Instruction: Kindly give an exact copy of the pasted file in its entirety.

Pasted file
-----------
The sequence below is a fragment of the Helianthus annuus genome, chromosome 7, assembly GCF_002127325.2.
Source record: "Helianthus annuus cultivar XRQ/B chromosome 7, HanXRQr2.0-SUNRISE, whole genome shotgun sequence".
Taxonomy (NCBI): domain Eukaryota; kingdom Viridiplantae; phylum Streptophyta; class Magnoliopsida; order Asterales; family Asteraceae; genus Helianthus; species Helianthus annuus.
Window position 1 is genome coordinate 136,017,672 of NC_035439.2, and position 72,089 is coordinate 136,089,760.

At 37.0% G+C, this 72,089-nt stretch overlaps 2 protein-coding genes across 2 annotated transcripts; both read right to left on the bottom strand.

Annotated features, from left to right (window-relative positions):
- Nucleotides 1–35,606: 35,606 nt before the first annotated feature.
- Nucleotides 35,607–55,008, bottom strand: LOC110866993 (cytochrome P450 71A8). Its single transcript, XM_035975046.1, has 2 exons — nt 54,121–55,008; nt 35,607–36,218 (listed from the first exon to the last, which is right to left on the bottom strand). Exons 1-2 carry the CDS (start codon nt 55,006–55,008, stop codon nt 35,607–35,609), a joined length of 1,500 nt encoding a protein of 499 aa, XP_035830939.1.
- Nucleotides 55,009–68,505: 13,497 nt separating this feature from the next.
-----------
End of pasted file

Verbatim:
The sequence below is a fragment of the Helianthus annuus genome, chromosome 7, assembly GCF_002127325.2.
Source record: "Helianthus annuus cultivar XRQ/B chromosome 7, HanXRQr2.0-SUNRISE, whole genome shotgun sequence".
Taxonomy (NCBI): domain Eukaryota; kingdom Viridiplantae; phylum Streptophyta; class Magnoliopsida; order Asterales; family Asteraceae; genus Helianthus; species Helianthus annuus.
Window position 1 is genome coordinate 136,017,672 of NC_035439.2, and position 72,089 is coordinate 136,089,760.

At 37.0% G+C, this 72,089-nt stretch overlaps 2 protein-coding genes across 2 annotated transcripts; both read right to left on the bottom strand.

Annotated features, from left to right (window-relative positions):
- Nucleotides 1–35,606: 35,606 nt before the first annotated feature.
- Nucleotides 35,607–55,008, bottom strand: LOC110866993 (cytochrome P450 71A8). Its single transcript, XM_035975046.1, has 2 exons — nt 54,121–55,008; nt 35,607–36,218 (listed from the first exon to the last, which is right to left on the bottom strand). Exons 1-2 carry the CDS (start codon nt 55,006–55,008, stop codon nt 35,607–35,609), a joined length of 1,500 nt encoding a protein of 499 aa, XP_035830939.1.
- Nucleotides 55,009–68,505: 13,497 nt separating this feature from the next.